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After succesfully reading a re-directed file to my program from the console, I ask a user to enter a word, then use scanf() to read in the word.

The problem i'm having is that scanf() is immediately reading in junk characters and then the program continues. It doesn't even pause to let the user enter anything in the console. It doesn't happen when I don't open a file. EVERYTHING else works perfectly. What could be the issue:

**I tried everything suggested, still can't get it to work. I've made a new project that is just for getting this part to work, here it is. Ignore that scanf is only looking for a single character, even though I ask for a word. I did this just to see if the program would actually pause and allow me to enter something, but it doesn't. Just enters some garbage and program ends.

 main(){

       int n,i;
       char ch;
       char line[80];

       while(fgets(line, 80, stdin) != NULL){
         for(i=0;i<80;i++){
            ch=line[i];
            if(ch=='\n'){
                printf("%c",ch);
                break;
            }
            else{
                    printf("%c",ch);
            }
         }
       }
       printf("Please enter a word: ");
       scanf("%c",&ch);
    }
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1  
Please try putting some whitespace around some of your punctuation. Your code almost looks like a decryption gone wrong... :( –  Troy Oct 4 '13 at 4:55

2 Answers 2

You can't re-direct stdin from a file and then also use the keyboard for input (that I know of). If you want to do that, it's simpler to have the program take the input file as a command-line argument and then run it like so: prog myfile.txt. Also, leave yourself a pad with fgets() -- use one less than the allocated array for maxlen. It's always safest with C char arrays to use one less than the allocated length for anything requiring a maximum length in case the maximum length is not including the '\0' terminating character.

#include <stdio.h>
#include <stdlib.h>
#include <string.h>

int main(int argc,char *argv[])

       {
       FILE *f;
       int i;
       char line[80];

       if (argc<2)
           {
           printf("Usage:  %s <inputfile>\n",argv[0]);
           exit(10);
           }
       /* Open file and echo to stdout */
       f=fopen(argv[1],"r");
       if (f==NULL)
           {
           printf("Cannot open file %s for input.\n",argv[1]);
           exit(20);
           }
       while (fgets(line, 79, f) != NULL)
           printf("%s",line);
       fclose(f);

       /* Get user input from stdin */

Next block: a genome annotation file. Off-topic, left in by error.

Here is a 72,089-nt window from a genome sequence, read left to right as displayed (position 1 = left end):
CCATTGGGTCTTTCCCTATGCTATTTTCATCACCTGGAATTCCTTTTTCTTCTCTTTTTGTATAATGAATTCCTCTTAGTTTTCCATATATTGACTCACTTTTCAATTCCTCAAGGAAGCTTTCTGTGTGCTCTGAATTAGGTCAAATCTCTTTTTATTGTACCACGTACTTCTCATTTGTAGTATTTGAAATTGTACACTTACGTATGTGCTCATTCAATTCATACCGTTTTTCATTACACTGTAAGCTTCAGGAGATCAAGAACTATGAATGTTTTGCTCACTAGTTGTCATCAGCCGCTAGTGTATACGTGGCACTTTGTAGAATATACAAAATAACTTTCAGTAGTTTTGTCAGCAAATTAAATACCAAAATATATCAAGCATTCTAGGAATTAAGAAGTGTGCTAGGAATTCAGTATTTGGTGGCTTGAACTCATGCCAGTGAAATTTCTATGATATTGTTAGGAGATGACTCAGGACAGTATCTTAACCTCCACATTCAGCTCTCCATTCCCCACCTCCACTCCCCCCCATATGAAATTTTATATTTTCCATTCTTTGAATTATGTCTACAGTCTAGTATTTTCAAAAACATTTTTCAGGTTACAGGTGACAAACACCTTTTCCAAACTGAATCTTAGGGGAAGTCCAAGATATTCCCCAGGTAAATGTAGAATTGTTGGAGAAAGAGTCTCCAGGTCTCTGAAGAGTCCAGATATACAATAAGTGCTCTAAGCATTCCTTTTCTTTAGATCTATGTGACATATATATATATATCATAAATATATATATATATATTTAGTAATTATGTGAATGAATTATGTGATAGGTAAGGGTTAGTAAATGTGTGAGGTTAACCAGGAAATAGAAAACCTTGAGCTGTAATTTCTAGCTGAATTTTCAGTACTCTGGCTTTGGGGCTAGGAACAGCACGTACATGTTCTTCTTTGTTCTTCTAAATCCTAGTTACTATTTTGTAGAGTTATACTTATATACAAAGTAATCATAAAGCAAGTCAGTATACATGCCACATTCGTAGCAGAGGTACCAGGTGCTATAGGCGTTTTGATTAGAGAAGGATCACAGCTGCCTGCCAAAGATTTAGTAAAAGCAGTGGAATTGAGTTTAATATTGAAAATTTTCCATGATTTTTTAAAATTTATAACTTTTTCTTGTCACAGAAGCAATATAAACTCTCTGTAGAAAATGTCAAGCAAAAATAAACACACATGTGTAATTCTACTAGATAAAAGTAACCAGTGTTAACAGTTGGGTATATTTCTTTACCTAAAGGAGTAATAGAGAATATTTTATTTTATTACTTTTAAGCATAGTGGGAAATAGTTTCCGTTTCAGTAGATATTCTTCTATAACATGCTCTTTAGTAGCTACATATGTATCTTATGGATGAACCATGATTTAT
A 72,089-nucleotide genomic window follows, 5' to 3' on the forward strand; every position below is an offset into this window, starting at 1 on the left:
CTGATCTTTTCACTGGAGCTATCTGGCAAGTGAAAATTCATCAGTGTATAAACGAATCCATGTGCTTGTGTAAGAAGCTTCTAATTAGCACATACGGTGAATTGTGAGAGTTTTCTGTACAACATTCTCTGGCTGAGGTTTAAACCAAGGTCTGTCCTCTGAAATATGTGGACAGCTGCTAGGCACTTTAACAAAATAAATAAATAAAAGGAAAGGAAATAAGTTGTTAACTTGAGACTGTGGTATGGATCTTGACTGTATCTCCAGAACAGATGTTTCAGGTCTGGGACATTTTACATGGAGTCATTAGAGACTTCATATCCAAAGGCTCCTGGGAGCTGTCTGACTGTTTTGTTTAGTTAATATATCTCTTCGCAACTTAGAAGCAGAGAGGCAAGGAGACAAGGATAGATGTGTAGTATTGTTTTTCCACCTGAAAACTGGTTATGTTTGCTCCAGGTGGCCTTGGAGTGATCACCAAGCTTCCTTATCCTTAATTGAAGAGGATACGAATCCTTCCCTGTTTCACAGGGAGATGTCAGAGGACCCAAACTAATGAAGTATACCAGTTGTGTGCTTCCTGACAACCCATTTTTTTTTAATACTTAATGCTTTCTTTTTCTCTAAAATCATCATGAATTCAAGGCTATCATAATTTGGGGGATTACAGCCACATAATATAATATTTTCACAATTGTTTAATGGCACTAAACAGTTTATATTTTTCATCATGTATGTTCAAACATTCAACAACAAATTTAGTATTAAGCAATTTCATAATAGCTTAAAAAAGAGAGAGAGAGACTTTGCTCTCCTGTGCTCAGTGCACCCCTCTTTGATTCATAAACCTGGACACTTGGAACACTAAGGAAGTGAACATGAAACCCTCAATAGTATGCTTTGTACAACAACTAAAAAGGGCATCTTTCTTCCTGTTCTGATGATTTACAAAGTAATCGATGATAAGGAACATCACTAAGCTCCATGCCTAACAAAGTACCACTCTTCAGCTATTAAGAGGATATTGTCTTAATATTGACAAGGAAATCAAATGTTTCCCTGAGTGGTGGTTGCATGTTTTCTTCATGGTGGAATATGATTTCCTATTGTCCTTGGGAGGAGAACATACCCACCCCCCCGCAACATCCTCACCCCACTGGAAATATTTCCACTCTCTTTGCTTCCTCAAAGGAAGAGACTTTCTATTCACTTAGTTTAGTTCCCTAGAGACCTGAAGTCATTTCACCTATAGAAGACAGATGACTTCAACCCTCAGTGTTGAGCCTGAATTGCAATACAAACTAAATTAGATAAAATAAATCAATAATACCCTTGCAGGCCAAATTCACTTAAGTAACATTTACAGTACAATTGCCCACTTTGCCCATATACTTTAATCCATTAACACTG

printf("Please enter a word: ");
       if (fgets(line,79,stdin)==NULL)
           {
           printf("Nothing entered.  Program aborted.\n");
           exit(30);
           }
       /* Remove CR/LF from end of line */
       for (i=strlen(line)-1;i>=0 && (line[i]=='\n' || line[i]=='\r');i--)
           ;
       line[i+1]='\0';
       printf("The word entered is: '%s'\n",line);
       return(0);
       }
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1  
+1 for the 'pay attention to your compiler warnings'. People (especially beginners) tend to forget that the compiler knows a lot more about C than they do, and the compiler will help you improve your C if you ask it to. With GCC, you should routinely compile with -Wall; I use -Wall -Wextra -Wstrict-prototypes -Wmissing-prototypes -Wold-style-definition and expect my code to compile with zero warnings (sometimes enforced by adding -Werror). –  Jonathan Leffler Oct 4 '13 at 6:00
    
@JonathanLeffler -- Amen to that. There is nothing quite so satisfying as compiling a large bit of code with no warnings. –  willus Oct 4 '13 at 6:13
    
OK. I changed it as suggested, it works when I open the file manually from the source code. But when I change the code to read from stdin and then redirect the same file to the program from the command line, it's doing the same thing as before, and not pausing to allow the user to enter any data, and is printing garbage characters. So same as before, but now only when I redirect the file from the command line and read from stdin –  user2845183 Oct 5 '13 at 1:10
    
@user2845183 -- You need to check your second fscanf for a zero result (no string found). If you are redirecting from a file, I suggest using fgets to get a line from stdin. Then check the return value for NULL. That means you are at the end of your redirected file. Otherwise, use sscanf on the character buffer read by fgets. –  willus Oct 5 '13 at 10:44
    
edited original post. Please help! I can't figure this out for the life of me! –  user2845183 Oct 5 '13 at 20:09

sscanf is used to input from a stream or a buffer, and in unix stdin is considered as file so u are supposed to use fscanf which inputs from a file so use fscanf(stdin,"%s",testword);

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The standard uses the term 'streams' to refer to file streams or FILE *. sscanf() is not used with file streams but with character buffers. The standard says of sscanf(): The sscanf function is equivalent to fscanf, except that input is obtained from a string (specified by the argument s) rather than from a stream. –  Jonathan Leffler Oct 4 '13 at 5:57

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